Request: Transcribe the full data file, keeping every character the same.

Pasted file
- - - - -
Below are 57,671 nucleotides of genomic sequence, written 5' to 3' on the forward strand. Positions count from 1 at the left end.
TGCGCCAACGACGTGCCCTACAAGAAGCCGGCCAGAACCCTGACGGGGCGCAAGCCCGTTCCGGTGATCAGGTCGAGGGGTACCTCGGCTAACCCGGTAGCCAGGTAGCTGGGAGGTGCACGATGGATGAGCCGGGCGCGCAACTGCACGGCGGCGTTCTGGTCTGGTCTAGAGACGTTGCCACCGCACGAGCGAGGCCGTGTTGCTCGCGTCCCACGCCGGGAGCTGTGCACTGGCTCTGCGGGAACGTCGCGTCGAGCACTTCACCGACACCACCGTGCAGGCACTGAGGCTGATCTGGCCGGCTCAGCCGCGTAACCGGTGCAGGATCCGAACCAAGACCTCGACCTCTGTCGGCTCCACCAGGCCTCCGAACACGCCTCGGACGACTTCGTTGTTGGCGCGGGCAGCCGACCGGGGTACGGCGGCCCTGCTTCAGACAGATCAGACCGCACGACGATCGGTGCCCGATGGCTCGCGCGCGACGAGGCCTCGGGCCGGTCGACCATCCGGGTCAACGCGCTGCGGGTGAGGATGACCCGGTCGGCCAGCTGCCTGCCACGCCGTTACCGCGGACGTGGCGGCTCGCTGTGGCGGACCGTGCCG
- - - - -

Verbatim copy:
Below are 57,671 nucleotides of genomic sequence, written 5' to 3' on the forward strand. Positions count from 1 at the left end.
TGCGCCAACGACGTGCCCTACAAGAAGCCGGCCAGAACCCTGACGGGGCGCAAGCCCGTTCCGGTGATCAGGTCGAGGGGTACCTCGGCTAACCCGGTAGCCAGGTAGCTGGGAGGTGCACGATGGATGAGCCGGGCGCGCAACTGCACGGCGGCGTTCTGGTCTGGTCTAGAGACGTTGCCACCGCACGAGCGAGGCCGTGTTGCTCGCGTCCCACGCCGGGAGCTGTGCACTGGCTCTGCGGGAACGTCGCGTCGAGCACTTCACCGACACCACCGTGCAGGCACTGAGGCTGATCTGGCCGGCTCAGCCGCGTAACCGGTGCAGGATCCGAACCAAGACCTCGACCTCTGTCGGCTCCACCAGGCCTCCGAACACGCCTCGGACGACTTCGTTGTTGGCGCGGGCAGCCGACCGGGGTACGGCGGCCCTGCTTCAGACAGATCAGACCGCACGACGATCGGTGCCCGATGGCTCGCGCGCGACGAGGCCTCGGGCCGGTCGACCATCCGGGTCAACGCGCTGCGGGTGAGGATGACCCGGTCGGCCAGCTGCCTGCCACGCCGTTACCGCGGACGTGGCGGCTCGCTGTGGCGGACCGTGCCG